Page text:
The Women’s Rugby World Cup trophy stops off in Limerick.
So with Ireland set to host the 2017 Women’s Rugby World Cup later this year, excitement has been growing around the high levels of skill and professionalism exhibited both on and off the pitch in the women’s game.
Not only this but the tournament is seen as a huge opportunity to showcase the sport to a new generation of young girls in the hopes of fostering the next generation of talent for the IRFU to harness.
Thursday saw the Cup make a stop at Villiers School on the North Circular road where the theme of the event was very much the encouragement of young people especially girls to engage in sport at an early age and to continue participation through life.
And there was some heavy hitters in situ to get this message across. Joy Neville, former Irish grand slam winner and current international referee.
The current Irish rugby set up was represented by internationals Ciara Griffin and Anna Caplis while Irish hockey internationals Rebecca Barry and Roisín Upton were also taking part.
Speaking at the event, former Irish Captain Neville put a huge emphasis on giving young options to continue playing sport post secondary school and into third level education and beyond.
“I think It’s important to maintain some sort of physical exercise for mental health. With rugby I think it’s important that more development is put in place for kids post school.”
Fitness and well being aside, the camaraderie of being part of a team, of learning discipline and of dealing with success and failure are all huge parts of sport.
Such life lessons are not just confided to sports, they transfer across all aspects of life including work and personal interactions.
Not only this but being involved in sport and having an interest in sport can open all sorts of doors and networking opportunities, think of any number of Irish students who have emigrated or moved abroad and who have linked up with GAA and rugby clubs around the world.
Current Irish international Anna Caplis says sports can be a great way to network and develop new friendships.
“There is an initial fear element but if you can get over that and put yourself out there. Sometimes it’s easier said than done but once you can get to know someone who you can go along to training with, there is networking everywhere.
“Thats when your network will start to grow and give you those opportunities like finding a new job or updating your CV.”
Women’s rugby has come a long way in recent years which has been down to a hugely talented and committed group of players. Individuals who have not just played for their own benefit but have also strived to leave the game in a better state and with better support structures for the next generation of players.
More resources for dieticians, strength and conditioning and improved travel and training arrangements are just some of improvements implemented over the years.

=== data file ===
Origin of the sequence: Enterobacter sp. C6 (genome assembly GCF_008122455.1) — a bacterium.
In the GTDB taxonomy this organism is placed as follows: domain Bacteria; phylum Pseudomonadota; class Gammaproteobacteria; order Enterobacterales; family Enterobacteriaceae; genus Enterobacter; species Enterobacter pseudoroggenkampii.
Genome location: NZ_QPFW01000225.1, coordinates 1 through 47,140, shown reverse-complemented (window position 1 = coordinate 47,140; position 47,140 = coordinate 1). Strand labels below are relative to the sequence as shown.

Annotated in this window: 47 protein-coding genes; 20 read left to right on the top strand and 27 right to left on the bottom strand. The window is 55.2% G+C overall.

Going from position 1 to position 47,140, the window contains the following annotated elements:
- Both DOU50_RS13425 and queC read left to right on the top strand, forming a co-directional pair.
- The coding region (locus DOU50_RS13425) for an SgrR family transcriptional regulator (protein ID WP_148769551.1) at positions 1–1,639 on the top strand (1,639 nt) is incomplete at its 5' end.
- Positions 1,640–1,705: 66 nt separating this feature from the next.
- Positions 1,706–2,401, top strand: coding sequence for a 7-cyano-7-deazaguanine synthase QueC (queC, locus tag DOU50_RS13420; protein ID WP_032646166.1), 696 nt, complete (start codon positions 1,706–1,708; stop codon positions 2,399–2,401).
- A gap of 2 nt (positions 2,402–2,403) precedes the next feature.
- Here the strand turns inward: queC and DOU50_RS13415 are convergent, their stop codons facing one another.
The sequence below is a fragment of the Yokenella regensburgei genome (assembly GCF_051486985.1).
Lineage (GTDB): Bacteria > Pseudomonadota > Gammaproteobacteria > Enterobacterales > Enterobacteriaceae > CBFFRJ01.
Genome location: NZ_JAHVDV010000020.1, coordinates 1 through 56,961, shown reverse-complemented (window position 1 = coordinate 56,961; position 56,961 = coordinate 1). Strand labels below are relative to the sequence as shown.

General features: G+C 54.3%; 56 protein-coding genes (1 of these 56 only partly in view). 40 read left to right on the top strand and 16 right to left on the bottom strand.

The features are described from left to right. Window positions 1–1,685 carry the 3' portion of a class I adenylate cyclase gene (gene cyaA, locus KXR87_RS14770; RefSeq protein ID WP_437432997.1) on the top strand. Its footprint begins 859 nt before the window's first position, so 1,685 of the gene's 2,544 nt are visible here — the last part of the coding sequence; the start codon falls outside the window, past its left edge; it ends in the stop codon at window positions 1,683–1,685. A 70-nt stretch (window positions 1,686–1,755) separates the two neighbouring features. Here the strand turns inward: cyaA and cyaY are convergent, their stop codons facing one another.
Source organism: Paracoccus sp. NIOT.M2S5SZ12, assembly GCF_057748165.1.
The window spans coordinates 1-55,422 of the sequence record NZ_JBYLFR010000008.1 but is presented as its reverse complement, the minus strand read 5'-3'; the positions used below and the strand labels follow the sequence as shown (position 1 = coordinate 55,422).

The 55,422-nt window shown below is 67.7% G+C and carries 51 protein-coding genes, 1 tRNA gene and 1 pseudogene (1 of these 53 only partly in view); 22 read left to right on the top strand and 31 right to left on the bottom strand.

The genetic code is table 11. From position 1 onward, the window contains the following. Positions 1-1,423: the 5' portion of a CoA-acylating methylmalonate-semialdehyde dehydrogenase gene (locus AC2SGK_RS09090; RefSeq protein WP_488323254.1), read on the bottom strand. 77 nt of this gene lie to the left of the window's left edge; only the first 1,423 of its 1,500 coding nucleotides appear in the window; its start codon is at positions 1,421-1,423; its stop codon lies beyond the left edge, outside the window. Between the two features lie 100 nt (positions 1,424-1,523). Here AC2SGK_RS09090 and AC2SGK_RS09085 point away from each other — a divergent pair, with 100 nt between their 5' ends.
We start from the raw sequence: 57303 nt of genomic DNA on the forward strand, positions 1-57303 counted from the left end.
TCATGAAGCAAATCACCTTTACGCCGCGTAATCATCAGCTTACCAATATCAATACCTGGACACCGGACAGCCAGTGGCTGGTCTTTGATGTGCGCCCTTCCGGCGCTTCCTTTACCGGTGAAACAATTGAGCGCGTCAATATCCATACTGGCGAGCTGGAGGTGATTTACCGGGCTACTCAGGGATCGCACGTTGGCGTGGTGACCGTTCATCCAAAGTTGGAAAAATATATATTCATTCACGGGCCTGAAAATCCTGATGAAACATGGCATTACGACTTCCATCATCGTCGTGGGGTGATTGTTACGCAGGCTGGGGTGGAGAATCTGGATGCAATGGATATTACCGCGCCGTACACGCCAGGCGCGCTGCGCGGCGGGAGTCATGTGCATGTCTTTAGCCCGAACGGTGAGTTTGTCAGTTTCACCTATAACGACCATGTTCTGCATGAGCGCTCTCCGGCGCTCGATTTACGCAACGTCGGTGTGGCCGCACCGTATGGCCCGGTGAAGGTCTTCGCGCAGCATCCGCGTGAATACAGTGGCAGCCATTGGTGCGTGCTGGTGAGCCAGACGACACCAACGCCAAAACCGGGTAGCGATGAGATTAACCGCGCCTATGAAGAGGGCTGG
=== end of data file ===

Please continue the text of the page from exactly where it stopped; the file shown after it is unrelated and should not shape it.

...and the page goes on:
Media exposure has also played a part. The Women’s Six Nations is not only televised live on prime time TV but it is also well attended and has served up some cracking games.
As one of the players currently enjoying being involved in the current Irish set up, Ciara Griffin is quick to remember the sacrifices of past players in getting the game to where it is today.
“It’s great that all the matches were televised this year but that’s all down to the success of the teams of the past with Joy and Fiona Coughlan and all those players.
“They all paved the way and luckily we are now reaping the rewards.”
Hockey internationals Rebecca Barry and Roisín Upton were recipients of sports scholarships in the United States and are living proof of the benefits of excelling in sports can offer an avenue to a quality education.
Roisin says it was a huge decision but she was glad she took it.
“I deliberated over weeks, i talked to my family and friends and it ultimately came down to what would I regret more, was it staying here or was it how much I was missing out on if I left.”
Rebecca Barry spoke positively about her decision.
“It was a tough decision but I though, what have I to lose? The key thing was that we were presented with these opportunities and we had to grasp it.
“You can’t just let these things slide by you because some things don’t come knocking a second time.”
The students in attendance should take what these individuals say on board. All have got to represent their country at the highest level at their chosen sports; enjoyed unique experiences and made friendships that will last a lifetime.
While not everyone will play at the highest level, the key is participation and involvement and with that comes the added bonus of the effects on mental and physical health as well as some valuable life lessons.
Roll on the World Cup and a new generation of young people inspired to get out and get involved.
Listen to the interview in full below: